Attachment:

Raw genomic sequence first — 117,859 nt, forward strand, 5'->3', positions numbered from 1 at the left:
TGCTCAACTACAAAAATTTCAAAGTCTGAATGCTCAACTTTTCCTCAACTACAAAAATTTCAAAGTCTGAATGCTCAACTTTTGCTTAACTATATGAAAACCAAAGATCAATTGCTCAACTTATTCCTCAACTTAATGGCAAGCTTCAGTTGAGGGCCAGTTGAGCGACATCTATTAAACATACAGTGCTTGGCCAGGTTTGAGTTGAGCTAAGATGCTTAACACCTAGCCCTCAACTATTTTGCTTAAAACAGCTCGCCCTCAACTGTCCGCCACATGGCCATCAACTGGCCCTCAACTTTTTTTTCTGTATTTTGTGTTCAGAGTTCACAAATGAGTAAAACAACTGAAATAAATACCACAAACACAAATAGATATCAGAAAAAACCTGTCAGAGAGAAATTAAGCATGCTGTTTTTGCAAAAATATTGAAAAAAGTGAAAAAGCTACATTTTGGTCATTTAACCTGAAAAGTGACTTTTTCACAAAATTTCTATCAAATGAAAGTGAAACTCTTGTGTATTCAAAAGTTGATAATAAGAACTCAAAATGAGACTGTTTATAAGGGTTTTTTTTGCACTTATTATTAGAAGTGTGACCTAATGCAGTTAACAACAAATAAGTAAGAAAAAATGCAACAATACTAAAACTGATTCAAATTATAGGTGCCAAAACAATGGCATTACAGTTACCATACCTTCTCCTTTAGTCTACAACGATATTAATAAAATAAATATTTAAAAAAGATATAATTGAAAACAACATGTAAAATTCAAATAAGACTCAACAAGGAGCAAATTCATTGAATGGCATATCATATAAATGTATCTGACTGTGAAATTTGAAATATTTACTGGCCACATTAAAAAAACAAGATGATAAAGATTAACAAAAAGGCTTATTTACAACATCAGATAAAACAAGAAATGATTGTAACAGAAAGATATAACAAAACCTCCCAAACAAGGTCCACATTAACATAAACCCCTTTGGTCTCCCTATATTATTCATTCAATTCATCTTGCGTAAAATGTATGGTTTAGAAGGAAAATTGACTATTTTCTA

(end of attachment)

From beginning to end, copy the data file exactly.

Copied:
Raw genomic sequence first — 117,859 nt, forward strand, 5'->3', positions numbered from 1 at the left:
TGCTCAACTACAAAAATTTCAAAGTCTGAATGCTCAACTTTTCCTCAACTACAAAAATTTCAAAGTCTGAATGCTCAACTTTTGCTTAACTATATGAAAACCAAAGATCAATTGCTCAACTTATTCCTCAACTTAATGGCAAGCTTCAGTTGAGGGCCAGTTGAGCGACATCTATTAAACATACAGTGCTTGGCCAGGTTTGAGTTGAGCTAAGATGCTTAACACCTAGCCCTCAACTATTTTGCTTAAAACAGCTCGCCCTCAACTGTCCGCCACATGGCCATCAACTGGCCCTCAACTTTTTTTTCTGTATTTTGTGTTCAGAGTTCACAAATGAGTAAAACAACTGAAATAAATACCACAAACACAAATAGATATCAGAAAAAACCTGTCAGAGAGAAATTAAGCATGCTGTTTTTGCAAAAATATTGAAAAAAGTGAAAAAGCTACATTTTGGTCATTTAACCTGAAAAGTGACTTTTTCACAAAATTTCTATCAAATGAAAGTGAAACTCTTGTGTATTCAAAAGTTGATAATAAGAACTCAAAATGAGACTGTTTATAAGGGTTTTTTTTGCACTTATTATTAGAAGTGTGACCTAATGCAGTTAACAACAAATAAGTAAGAAAAAATGCAACAATACTAAAACTGATTCAAATTATAGGTGCCAAAACAATGGCATTACAGTTACCATACCTTCTCCTTTAGTCTACAACGATATTAATAAAATAAATATTTAAAAAAGATATAATTGAAAACAACATGTAAAATTCAAATAAGACTCAACAAGGAGCAAATTCATTGAATGGCATATCATATAAATGTATCTGACTGTGAAATTTGAAATATTTACTGGCCACATTAAAAAAACAAGATGATAAAGATTAACAAAAAGGCTTATTTACAACATCAGATAAAACAAGAAATGATTGTAACAGAAAGATATAACAAAACCTCCCAAACAAGGTCCACATTAACATAAACCCCTTTGGTCTCCCTATATTATTCATTCAATTCATCTTGCGTAAAATGTATGGTTTAGAAGGAAAATTGACTATTTTCTA